We both know we have

that-what?-that ultimate date

one night to come, one bright morning.

Who can blame us? Not the forks

and not the knives that carry on

and do the heavy lifting now.

Unadorned, the poem speaks to the idea that AIDS has become rather undramatic and at the same no less significant. In its Cavafy-like flatness, the comedy-of-manners contained in the opening lines reflect a dilemma of the now. With the disclosure of HIV so common, how does one still find (or should they find?) a heightened significance in the exchange of statuses?

It’s telling that Cordova uses the word “blame.” Here blame is attributed not in any way to the mode of transmission; it’s connected to a failure in etiquette.

In the poem, Cordova employs two rhetorical question: 1.) “And who can blame you?” regarding his quasi-disappointment that his date doesn’t reciprocate the wish that his companion isn’t HIV-impacted. 2.) “Who can blame us?” – which functions most intriguingly as confirmation that the banality of a failed date is nothing that significant in relation to larger unions like oneself to their own mortality.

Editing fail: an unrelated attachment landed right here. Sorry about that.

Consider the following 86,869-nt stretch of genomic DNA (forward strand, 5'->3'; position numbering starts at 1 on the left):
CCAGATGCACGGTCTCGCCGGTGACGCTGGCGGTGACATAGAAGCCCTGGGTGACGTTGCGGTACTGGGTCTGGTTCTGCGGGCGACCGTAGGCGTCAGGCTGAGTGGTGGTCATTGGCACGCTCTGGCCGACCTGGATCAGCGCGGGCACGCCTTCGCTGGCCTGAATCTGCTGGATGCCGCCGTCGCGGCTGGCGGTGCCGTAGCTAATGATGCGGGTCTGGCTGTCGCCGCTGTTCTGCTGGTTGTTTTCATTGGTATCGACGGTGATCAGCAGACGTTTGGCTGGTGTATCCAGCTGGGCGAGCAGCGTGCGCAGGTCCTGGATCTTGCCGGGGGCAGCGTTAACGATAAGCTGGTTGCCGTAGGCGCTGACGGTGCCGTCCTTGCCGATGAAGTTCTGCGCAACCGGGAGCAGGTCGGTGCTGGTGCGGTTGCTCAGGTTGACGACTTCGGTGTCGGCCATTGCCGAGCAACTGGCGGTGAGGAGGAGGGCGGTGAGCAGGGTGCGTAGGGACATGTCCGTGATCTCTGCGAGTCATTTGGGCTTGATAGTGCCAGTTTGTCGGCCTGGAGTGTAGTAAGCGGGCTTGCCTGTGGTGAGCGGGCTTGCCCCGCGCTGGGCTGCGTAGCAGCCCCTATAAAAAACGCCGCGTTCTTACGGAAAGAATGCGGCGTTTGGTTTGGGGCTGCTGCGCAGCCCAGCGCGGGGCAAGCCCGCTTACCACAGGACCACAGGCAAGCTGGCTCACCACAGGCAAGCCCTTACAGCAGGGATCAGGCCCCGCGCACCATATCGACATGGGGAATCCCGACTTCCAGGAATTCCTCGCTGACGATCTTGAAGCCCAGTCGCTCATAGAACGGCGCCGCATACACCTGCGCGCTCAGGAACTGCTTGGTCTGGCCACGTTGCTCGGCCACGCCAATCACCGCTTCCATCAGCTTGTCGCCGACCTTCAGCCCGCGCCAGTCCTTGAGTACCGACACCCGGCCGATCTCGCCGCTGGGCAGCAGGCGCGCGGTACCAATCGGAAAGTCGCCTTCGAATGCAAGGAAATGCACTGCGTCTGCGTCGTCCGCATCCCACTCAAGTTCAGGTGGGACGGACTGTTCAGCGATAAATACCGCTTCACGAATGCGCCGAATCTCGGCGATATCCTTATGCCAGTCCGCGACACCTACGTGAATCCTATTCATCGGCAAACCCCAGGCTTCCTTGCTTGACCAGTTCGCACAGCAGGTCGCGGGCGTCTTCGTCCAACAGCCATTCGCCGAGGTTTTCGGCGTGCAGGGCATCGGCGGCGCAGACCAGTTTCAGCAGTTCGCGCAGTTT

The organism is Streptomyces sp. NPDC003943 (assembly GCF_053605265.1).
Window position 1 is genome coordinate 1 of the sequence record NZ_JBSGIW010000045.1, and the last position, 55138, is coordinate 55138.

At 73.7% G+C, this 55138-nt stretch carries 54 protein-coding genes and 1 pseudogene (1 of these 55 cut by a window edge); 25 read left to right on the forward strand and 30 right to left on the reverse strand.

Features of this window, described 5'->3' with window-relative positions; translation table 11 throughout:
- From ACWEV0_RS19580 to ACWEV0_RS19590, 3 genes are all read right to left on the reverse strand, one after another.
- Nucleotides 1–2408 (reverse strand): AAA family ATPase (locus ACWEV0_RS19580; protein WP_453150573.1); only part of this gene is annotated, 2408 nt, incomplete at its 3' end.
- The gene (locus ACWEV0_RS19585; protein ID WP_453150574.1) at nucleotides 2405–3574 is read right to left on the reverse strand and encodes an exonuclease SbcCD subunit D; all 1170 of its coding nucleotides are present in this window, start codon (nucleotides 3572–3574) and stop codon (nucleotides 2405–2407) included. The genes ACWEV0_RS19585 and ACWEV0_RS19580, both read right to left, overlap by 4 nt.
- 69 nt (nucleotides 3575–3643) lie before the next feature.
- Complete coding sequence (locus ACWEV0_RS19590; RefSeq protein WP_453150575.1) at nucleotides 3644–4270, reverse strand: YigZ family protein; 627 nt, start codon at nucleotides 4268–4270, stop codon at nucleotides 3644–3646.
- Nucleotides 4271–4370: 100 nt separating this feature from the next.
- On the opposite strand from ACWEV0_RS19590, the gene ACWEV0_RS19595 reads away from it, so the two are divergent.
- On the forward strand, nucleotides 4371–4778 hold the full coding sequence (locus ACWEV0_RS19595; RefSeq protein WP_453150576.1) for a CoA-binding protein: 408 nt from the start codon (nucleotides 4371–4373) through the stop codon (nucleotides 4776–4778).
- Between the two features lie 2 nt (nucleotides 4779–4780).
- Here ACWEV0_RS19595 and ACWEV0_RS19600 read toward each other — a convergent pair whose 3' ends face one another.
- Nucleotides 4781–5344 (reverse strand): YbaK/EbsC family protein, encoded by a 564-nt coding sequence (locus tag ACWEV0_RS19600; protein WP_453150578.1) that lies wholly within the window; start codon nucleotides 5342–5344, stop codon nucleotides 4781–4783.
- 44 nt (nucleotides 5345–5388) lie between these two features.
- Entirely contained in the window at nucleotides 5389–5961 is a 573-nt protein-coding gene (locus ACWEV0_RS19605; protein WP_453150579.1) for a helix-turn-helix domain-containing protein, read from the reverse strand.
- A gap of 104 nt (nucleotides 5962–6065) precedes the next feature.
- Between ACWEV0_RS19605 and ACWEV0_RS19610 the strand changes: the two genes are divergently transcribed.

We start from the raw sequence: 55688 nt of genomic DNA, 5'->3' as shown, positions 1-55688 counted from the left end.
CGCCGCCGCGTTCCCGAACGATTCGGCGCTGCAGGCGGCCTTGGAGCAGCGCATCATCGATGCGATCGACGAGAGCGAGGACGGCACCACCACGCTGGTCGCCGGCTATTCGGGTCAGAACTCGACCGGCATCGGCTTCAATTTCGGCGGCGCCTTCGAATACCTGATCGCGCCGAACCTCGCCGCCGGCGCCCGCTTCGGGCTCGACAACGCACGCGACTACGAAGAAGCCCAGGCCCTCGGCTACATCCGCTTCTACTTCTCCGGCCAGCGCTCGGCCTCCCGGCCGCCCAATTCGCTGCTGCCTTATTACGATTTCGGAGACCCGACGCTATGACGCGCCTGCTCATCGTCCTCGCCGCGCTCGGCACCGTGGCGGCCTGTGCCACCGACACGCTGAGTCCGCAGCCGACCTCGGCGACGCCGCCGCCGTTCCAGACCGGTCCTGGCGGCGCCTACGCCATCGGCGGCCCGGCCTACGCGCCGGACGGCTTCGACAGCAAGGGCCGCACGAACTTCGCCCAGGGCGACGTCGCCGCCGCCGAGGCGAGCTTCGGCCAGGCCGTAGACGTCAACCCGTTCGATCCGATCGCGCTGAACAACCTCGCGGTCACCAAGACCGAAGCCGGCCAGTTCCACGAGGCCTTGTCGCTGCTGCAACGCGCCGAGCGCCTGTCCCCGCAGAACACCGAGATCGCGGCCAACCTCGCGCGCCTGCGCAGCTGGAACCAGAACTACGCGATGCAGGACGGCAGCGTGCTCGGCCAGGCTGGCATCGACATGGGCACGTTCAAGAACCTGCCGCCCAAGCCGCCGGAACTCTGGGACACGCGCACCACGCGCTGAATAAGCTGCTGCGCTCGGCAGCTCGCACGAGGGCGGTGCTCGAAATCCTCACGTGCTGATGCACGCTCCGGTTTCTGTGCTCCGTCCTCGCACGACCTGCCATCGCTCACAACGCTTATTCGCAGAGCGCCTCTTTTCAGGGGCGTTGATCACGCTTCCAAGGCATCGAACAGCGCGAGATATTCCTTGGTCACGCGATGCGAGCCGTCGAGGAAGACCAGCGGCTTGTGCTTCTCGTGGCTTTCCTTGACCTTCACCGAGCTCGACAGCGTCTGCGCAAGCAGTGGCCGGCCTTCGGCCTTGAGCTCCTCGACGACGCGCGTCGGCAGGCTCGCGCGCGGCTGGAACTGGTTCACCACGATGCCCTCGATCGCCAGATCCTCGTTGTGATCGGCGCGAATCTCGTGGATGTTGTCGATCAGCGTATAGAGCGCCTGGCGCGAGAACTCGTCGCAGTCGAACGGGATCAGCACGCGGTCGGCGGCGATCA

The “forks” and “knives”—the props for a dinner date –are more than sufficient to carry through what is the ultimate crisis of the poem: a failed date. The banal subject of AIDS is elided (yet not concealed) in perhaps the most whimsical of poetic devices: personification. This unforced poetic move is one of the now, not of the late 1980 or early to mid 90's.

In a future post, I'll focus on one or two of my other favorites: "Testing Positive," "The Last AIDS Cat," "At the Delacorte" "Old Friend", etc.

Monday, May 10, 2010

On James Allen Hall, Enid Shomer, Michael Walsh, Allen Ginsberg, Mark Doty, the University of Arkansas Press, Paul Zimmer, Ronaldo V. Wilson, etc. etc

Dear Enid Shomer, the Poetry Editor of University of Arkansas Press:

First I want to thank you for doing what I consider to be extraordinary work in supporting gay poets--a lot of editors would be very wary of publishing more than one gay poet a year. They wouldn't even dare to admit to themselves that they do have quotas about those sort of things. You have published three gay men. Again, I can't say that about too many editors. I can guess you would say that these were the best manuscripts and you're not interested in the sexuality of the authors, that you just simply want the best work. A lot of editors claim that but most don't practice it. By far, that's the most important thing I'm going to say in this post. You have a great, well-deserved reputation within gay male circles and deserve it. I can't think of too many other mainstream (ie university) presses who would do such a thing, or have.